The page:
A week ago, I went to an event celebrating the publication of a book about infertility. The book is a collection of beautiful art and essays inspired by the infertility journey. There was an artist there, with these incredibly big pieces that were beautiful and impressive—they looked like the stained glass windows in a grand church and were made with the very materials of the artist’s own infertility journey. The packaging from all the medication, the empty syringes, all made into a collage that formed the Virgin Mary and her baby. Her words sounded exactly like my own thoughts. “...With everything else in my life, I could figure something out, there was some kind of solution, but with this, I couldn’t do it on my own. I couldn’t fix it without help.” Something was opening up in my heart—I think probably for the first time I was allowing myself to feel everything I had been feeling. This situation, this journey was indeed difficult. This did, in fact, make me sad.

During her talk, she explained that she had a necklace that she wore throughout the process of trying to get pregnant that first time—during the rounds of taking Clomid, during IVF, through multiple miscarriages, and finally during the decision to use a donor. She told the audience that she was ready to give it to a woman who deserved it. After all the speeches, I went up to say hello and to thank her for the honest way in which she shared her feelings. Suddenly, she offered me the necklace. I was stunned. I didn’t have stories like the artists and writers in this book and at this event. Yes, I felt the sadness each month when I bled, during all of the months monitoring ovulation in an app on my phone, but I hadn't gone on a hero’s journey like they had.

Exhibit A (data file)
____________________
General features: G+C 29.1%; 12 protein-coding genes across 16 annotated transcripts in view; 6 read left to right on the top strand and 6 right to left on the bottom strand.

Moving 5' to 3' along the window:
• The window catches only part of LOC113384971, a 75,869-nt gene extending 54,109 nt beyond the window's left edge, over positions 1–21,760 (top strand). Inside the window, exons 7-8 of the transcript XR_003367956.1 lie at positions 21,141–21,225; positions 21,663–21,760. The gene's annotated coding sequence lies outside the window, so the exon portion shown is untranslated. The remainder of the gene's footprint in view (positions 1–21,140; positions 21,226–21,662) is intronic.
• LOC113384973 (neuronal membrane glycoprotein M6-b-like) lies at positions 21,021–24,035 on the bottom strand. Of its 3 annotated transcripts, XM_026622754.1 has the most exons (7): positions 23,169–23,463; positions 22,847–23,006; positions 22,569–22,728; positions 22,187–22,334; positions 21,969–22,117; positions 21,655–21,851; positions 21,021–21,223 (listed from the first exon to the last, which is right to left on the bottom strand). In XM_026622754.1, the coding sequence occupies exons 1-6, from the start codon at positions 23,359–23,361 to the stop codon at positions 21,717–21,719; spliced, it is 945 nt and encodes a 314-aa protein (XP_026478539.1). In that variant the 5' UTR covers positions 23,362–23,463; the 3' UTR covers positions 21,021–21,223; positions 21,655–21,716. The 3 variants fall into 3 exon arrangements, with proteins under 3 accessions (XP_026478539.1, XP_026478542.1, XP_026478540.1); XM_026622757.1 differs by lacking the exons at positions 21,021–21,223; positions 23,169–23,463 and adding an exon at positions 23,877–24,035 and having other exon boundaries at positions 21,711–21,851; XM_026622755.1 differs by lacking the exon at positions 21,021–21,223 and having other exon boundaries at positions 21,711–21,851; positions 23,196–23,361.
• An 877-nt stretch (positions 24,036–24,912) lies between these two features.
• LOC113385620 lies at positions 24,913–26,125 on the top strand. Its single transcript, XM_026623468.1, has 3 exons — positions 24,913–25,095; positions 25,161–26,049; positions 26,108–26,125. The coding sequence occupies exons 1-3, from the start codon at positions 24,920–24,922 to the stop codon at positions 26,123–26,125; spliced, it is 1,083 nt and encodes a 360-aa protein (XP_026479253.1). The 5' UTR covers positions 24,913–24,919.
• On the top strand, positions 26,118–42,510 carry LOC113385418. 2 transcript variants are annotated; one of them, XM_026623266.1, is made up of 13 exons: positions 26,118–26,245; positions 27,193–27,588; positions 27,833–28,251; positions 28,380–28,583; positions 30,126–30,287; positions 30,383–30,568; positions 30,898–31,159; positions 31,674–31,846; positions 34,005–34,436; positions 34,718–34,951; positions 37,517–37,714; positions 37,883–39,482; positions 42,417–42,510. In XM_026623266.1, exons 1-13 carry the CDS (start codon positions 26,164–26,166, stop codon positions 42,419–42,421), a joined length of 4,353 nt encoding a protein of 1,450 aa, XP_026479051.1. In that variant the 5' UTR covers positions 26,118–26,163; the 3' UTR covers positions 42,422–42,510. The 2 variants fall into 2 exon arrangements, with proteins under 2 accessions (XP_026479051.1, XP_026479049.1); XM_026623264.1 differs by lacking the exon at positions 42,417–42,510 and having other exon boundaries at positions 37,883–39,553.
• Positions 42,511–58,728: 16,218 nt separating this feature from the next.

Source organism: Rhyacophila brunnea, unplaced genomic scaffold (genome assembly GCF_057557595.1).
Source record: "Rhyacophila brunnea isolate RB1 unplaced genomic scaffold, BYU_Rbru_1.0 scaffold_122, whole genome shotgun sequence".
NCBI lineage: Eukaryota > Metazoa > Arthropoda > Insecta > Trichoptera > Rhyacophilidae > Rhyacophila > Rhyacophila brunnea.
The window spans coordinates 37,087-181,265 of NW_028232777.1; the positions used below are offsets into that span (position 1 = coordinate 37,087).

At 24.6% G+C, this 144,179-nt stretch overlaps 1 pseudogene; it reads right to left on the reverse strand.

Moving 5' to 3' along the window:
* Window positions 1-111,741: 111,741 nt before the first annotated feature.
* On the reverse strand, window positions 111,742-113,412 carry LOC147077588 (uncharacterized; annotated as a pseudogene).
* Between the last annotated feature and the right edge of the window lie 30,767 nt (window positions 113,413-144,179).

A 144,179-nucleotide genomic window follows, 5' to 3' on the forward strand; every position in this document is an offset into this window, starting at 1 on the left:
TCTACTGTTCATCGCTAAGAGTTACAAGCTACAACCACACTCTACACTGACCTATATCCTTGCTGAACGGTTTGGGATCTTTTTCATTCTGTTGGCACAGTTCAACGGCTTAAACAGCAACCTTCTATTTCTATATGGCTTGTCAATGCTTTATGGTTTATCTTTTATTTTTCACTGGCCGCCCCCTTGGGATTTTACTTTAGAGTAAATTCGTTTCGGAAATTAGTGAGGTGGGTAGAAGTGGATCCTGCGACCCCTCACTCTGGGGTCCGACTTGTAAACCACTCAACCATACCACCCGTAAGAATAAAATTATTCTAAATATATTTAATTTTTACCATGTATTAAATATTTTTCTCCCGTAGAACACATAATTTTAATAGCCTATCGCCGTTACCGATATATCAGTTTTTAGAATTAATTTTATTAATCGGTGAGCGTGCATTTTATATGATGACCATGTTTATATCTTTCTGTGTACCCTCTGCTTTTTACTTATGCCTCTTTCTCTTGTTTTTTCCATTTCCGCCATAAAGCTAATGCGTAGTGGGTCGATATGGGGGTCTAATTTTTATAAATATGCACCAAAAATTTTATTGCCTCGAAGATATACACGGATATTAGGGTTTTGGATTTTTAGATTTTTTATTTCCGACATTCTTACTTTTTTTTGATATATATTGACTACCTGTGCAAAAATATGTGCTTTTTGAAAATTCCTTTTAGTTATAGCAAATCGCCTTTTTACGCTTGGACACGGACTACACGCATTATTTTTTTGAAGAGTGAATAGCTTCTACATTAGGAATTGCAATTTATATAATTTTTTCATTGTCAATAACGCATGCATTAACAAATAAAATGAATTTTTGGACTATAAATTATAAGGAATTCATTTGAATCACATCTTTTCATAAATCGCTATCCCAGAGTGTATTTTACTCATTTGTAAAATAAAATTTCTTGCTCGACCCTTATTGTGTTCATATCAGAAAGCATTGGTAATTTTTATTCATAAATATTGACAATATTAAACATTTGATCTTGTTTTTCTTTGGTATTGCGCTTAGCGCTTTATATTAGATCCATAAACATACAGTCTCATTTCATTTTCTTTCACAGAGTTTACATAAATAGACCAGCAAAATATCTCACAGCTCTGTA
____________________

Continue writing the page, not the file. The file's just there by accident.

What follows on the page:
The official definition of infertility is trying (and failing) to have a baby for a year without contraceptives. It can be classified as a disease, or a disability. For some reason, this makes me feel uncomfortable. I don’t know if I’m worthy of being in this same circle of artists in this event. After turning 48 and trying to get pregnant for four years, feeling heartbroken with each month I get my period, I think I have just come to the conclusion that this will not happen. I didn’t feel worthy of taking the necklace. I couldn’t accept it. I said thank you, bought the book, and went home to tell Josh. He said I should have accepted this gift. 

 

He still has hope. And me? I don’t know. 

Imitor Virgo Fructuarius, Eva Nye.